Japan court hearing starts for damages lawsuit over death of Sri Lankan detainee

A court hearing has started in central Japan for a lawsuit in which relatives of a Sri Lankan woman, who died in an immigration detention facility, are suing the Japanese government for damages following her death.

The hearing was held at the Nagoya District Court on Wednesday.

Wishma Sandamali had been detained at the facility in Nagoya City for overstaying her visa. She complained of ill health and died on March 6, 2021, at the age of 33.

Japan's Immigration Services Agency released a final report about the facility's handling of Wishma last August. The report pointed out that the facility lacked an appropriate system to provide medical care.

The relatives found the conclusion unsatisfactory. They said the report failed to clarify what happened to her and who was responsible for her death.

In March this year, they filed a suit against the Japanese government, seeking about 150 million yen or 1.1 million dollars in damages.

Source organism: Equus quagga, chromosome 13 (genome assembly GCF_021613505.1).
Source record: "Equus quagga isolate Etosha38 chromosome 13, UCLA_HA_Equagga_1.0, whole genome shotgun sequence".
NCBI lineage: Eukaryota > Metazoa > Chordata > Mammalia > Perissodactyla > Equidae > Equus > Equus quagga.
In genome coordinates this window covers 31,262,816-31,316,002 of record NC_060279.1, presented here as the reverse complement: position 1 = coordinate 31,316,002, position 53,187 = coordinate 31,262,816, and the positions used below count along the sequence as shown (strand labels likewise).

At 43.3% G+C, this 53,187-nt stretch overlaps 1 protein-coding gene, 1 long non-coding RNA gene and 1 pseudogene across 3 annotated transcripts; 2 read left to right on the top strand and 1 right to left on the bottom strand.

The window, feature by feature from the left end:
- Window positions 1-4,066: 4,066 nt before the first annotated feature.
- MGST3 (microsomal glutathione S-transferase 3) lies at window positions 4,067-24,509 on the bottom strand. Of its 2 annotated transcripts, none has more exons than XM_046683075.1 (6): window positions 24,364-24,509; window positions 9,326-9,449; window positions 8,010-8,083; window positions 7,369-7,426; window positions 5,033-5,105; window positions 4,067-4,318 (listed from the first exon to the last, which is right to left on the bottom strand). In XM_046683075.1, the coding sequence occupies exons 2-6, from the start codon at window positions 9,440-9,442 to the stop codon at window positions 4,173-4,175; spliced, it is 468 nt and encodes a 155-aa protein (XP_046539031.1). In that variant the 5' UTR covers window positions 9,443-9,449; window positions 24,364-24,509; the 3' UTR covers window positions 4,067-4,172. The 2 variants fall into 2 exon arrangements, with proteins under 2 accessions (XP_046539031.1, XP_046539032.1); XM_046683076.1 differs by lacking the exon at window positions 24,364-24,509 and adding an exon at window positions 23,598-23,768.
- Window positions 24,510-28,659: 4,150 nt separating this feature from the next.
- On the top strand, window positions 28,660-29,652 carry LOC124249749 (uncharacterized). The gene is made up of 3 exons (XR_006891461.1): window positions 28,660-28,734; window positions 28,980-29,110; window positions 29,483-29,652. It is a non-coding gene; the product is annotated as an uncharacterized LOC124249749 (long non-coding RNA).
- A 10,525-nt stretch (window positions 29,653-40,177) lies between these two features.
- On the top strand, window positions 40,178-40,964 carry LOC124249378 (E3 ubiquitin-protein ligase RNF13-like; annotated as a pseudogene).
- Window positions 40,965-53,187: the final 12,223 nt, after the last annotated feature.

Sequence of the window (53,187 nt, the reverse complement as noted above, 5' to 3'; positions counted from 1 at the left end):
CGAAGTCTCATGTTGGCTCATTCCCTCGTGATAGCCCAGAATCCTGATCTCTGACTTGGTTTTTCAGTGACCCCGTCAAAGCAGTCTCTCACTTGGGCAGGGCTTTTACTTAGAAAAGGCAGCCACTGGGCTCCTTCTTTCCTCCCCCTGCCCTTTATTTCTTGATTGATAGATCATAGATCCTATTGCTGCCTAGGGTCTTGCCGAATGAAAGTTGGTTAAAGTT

On Wednesday, the relatives' side maintained that the immigration authorities did not allow Wishma provisional release and illegally kept her detained. They said the authorities failed to provide necessary medical care despite her worsening condition and let her die.

Wayomi, Wishma's younger sister, said Wishma asked for help but died under cruel circumstances. Wayomi said she wants the government to admit its responsibility and Japan's immigration detention system to change.

Another younger sister, Poornima, said she wants the court to clarify why Wishma died in the facility and why she was left to die without any attempt to save her.

The government side asked the court to dismiss the suit and said it will submit its opinion in writing before the next hearing.

The points of contention are expected to include causal connections between the facility's handling of Wishma and her death.

Ahead of the hearing, Wayomi said their mother in Sri Lanka is crying every day. She said that when they speak on the phone, the mother asks, "How are things going? Has any progress been made? What are the immigration authorities saying?"

Wayomi said she wants her family to be the last to experience a tragedy like this and such a cruel thing should never happen again.